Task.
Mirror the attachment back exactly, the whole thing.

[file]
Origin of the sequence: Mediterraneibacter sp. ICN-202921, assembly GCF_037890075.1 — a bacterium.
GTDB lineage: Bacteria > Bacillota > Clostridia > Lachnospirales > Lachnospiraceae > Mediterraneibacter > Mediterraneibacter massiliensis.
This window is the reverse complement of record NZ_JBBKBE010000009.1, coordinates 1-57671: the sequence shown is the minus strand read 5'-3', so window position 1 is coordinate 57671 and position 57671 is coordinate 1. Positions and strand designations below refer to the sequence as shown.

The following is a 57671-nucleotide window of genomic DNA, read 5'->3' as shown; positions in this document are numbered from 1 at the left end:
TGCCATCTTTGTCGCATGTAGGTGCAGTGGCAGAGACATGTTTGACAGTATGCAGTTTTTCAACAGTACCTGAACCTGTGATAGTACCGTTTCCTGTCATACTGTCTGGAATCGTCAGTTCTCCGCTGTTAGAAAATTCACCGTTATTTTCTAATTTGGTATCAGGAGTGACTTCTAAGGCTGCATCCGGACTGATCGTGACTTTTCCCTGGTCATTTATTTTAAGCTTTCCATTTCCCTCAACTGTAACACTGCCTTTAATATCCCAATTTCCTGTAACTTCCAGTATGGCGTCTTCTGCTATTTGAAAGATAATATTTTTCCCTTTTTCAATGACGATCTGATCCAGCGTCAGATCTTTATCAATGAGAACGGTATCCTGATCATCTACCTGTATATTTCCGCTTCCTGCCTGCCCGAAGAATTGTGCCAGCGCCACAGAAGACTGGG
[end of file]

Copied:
Origin of the sequence: Mediterraneibacter sp. ICN-202921, assembly GCF_037890075.1 — a bacterium.
GTDB lineage: Bacteria > Bacillota > Clostridia > Lachnospirales > Lachnospiraceae > Mediterraneibacter > Mediterraneibacter massiliensis.
This window is the reverse complement of record NZ_JBBKBE010000009.1, coordinates 1-57671: the sequence shown is the minus strand read 5'-3', so window position 1 is coordinate 57671 and position 57671 is coordinate 1. Positions and strand designations below refer to the sequence as shown.

The following is a 57671-nucleotide window of genomic DNA, read 5'->3' as shown; positions in this document are numbered from 1 at the left end:
TGCCATCTTTGTCGCATGTAGGTGCAGTGGCAGAGACATGTTTGACAGTATGCAGTTTTTCAACAGTACCTGAACCTGTGATAGTACCGTTTCCTGTCATACTGTCTGGAATCGTCAGTTCTCCGCTGTTAGAAAATTCACCGTTATTTTCTAATTTGGTATCAGGAGTGACTTCTAAGGCTGCATCCGGACTGATCGTGACTTTTCCCTGGTCATTTATTTTAAGCTTTCCATTTCCCTCAACTGTAACACTGCCTTTAATATCCCAATTTCCTGTAACTTCCAGTATGGCGTCTTCTGCTATTTGAAAGATAATATTTTTCCCTTTTTCAATGACGATCTGATCCAGCGTCAGATCTTTATCAATGAGAACGGTATCCTGATCATCTACCTGTATATTTCCGCTTCCTGCCTGCCCGAAGAATTGTGCCAGCGCCACAGAAGACTGGG